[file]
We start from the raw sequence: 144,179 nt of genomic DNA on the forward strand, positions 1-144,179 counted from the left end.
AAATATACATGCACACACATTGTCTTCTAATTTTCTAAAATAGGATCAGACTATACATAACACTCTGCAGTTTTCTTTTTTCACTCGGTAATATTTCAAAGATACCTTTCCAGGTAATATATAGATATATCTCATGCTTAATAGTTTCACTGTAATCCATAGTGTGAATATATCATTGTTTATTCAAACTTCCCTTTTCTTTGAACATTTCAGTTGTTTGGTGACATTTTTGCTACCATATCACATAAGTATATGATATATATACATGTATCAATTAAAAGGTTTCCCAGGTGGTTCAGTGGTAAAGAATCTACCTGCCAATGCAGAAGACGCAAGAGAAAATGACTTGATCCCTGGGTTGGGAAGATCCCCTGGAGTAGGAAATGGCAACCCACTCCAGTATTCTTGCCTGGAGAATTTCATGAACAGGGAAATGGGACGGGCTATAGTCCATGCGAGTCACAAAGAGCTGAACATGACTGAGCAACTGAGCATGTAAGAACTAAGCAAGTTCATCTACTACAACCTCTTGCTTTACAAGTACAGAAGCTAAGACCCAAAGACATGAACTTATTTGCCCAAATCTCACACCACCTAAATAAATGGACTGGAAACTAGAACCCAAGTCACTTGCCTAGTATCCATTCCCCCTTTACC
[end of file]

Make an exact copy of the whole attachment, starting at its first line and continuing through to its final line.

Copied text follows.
We start from the raw sequence: 144,179 nt of genomic DNA on the forward strand, positions 1-144,179 counted from the left end.
AAATATACATGCACACACATTGTCTTCTAATTTTCTAAAATAGGATCAGACTATACATAACACTCTGCAGTTTTCTTTTTTCACTCGGTAATATTTCAAAGATACCTTTCCAGGTAATATATAGATATATCTCATGCTTAATAGTTTCACTGTAATCCATAGTGTGAATATATCATTGTTTATTCAAACTTCCCTTTTCTTTGAACATTTCAGTTGTTTGGTGACATTTTTGCTACCATATCACATAAGTATATGATATATATACATGTATCAATTAAAAGGTTTCCCAGGTGGTTCAGTGGTAAAGAATCTACCTGCCAATGCAGAAGACGCAAGAGAAAATGACTTGATCCCTGGGTTGGGAAGATCCCCTGGAGTAGGAAATGGCAACCCACTCCAGTATTCTTGCCTGGAGAATTTCATGAACAGGGAAATGGGACGGGCTATAGTCCATGCGAGTCACAAAGAGCTGAACATGACTGAGCAACTGAGCATGTAAGAACTAAGCAAGTTCATCTACTACAACCTCTTGCTTTACAAGTACAGAAGCTAAGACCCAAAGACATGAACTTATTTGCCCAAATCTCACACCACCTAAATAAATGGACTGGAAACTAGAACCCAAGTCACTTGCCTAGTATCCATTCCCCCTTTACC